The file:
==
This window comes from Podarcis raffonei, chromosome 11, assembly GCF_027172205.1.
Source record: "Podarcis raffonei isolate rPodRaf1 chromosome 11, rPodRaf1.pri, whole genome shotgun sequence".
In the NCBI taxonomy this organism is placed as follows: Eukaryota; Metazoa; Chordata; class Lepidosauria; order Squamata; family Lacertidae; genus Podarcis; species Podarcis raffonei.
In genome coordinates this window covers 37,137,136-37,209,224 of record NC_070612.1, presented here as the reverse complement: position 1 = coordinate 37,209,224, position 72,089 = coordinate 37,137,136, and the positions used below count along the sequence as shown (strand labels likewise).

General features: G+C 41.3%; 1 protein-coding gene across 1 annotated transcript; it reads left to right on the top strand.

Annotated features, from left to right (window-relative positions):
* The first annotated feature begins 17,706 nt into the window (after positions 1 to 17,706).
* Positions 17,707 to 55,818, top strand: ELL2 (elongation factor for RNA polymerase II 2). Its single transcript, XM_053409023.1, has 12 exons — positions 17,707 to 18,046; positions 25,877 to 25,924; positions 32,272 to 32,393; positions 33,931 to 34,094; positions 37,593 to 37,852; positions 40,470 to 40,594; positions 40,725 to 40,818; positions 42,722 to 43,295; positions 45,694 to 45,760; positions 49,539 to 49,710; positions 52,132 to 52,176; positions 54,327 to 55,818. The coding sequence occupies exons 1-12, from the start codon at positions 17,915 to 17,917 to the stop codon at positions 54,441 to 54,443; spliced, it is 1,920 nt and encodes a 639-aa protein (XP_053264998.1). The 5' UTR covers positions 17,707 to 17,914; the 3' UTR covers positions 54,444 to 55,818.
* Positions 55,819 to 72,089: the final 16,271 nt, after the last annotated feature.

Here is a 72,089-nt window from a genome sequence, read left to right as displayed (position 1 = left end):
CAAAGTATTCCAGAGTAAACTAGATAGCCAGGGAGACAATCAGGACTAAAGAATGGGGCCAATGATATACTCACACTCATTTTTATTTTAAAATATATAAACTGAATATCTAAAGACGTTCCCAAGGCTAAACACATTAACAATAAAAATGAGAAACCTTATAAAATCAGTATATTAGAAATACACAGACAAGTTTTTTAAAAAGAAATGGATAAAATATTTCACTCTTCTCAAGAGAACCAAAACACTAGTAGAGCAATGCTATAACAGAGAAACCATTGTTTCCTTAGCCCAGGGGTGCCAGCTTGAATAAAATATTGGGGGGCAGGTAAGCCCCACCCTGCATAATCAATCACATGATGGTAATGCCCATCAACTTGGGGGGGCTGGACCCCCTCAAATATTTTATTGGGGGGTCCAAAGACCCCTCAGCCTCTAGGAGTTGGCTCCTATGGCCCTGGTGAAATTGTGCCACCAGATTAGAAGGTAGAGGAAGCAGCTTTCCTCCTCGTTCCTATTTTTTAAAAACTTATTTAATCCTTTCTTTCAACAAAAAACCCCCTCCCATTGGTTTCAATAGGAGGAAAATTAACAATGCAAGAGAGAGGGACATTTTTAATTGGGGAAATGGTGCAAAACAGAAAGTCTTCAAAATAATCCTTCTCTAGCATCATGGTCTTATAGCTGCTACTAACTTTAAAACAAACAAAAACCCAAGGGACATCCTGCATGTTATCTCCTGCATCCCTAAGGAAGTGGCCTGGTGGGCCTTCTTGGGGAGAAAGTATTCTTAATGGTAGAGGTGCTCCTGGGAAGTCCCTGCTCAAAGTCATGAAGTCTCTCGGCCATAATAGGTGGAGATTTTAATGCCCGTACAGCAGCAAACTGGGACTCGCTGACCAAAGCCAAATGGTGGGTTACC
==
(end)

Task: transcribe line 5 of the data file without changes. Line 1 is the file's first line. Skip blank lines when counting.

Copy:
General features: G+C 41.3%; 1 protein-coding gene across 1 annotated transcript; it reads left to right on the top strand.